This time last year, suffocating under a pile of essays, I couldn’t wait for this time this year. I imagined I would have a job, work reasonable hours and have time to do what I wanted in the evenings and at the weekend. Such imaginings almost seem laughable now.
I may not be writing essays all weekend and in the evenings, but I’m definitely not having heaps of fun either. I’ve just finished interning in London which has been brilliant but meant lots of time lost to commuting, with my evenings and weekends completely taken up with filling in applications, interview prep, writing various bits and pieces and going to bed early because my brain has been grinding to a halt around 10pm and words lose all meaning. And so I have only just, just, been able to find enough snippets of time to post-process (badly!) the photos from the photography workshop I attended in London a month ago (how did time go so fast?!) and write up this post about it.
The course was run by Meeta from What’s for Lunch Honey and Jeanne from Cooksister with Sumayya, aka Pukka Paki, providing us with a gorgeous Pakistani brunch on the first day and an enormous feast of Pakistani street food on the second. Not having eaten Pakistani food before, I was in my element tasting all these new dishes and flavours, some fragrant spicy, some hot spicy, some cool and creamy, some comforting – all delicious. Sumayya has definitely inspired me to try experimenting with Pakistani food at home – as soon as I finally get back to cooking again – whenever that might be!
The first day was largely theory based with talks on photography basics, styling, low-light photography and post production. In the evening we had a private room booked at the Montcalm Hotel with dinner hosted by Chiswell Street Dining Rooms, providing the perfect opportunity to put our newly acquired knowledge of low-light photography to use. Rare is the opportunity to snap away endlessly at plates of food in a restaurant, or even at home, without causing annoyance to your dining companions.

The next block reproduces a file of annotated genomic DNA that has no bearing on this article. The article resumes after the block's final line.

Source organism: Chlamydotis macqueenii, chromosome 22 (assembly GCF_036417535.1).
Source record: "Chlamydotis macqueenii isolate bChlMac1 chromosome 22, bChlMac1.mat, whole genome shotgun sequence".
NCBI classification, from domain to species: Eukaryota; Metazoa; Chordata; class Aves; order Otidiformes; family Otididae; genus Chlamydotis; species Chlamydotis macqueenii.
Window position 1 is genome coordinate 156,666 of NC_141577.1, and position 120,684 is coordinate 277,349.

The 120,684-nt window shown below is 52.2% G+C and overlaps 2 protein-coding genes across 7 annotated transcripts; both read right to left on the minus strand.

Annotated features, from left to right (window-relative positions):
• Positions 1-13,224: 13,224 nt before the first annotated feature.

On day two, after a talk on using Light Room and a styling demonstration, things got more practical. We were split into pairs and provided with a brief to put together four photos for a magazine feature, one from the restaurant, one an ingredients shot, one an action shot and one of a finished dish.
Trying to get a good action shot of Sumayya cooking, with everyone else crowding around attempting to do the same, was a challenge but there’s something I really like about some of the ones I managed to capture, even if they’re far from perfect!
I especially love the ones I managed to get of Sumayya slicing garlic – I think there’s something about hand shots that really appeals to me – and those bright red nails against the white are just brilliant!
The only problem now is finding the time to put everything I’ve learnt into practice before I forget it all…watch this space!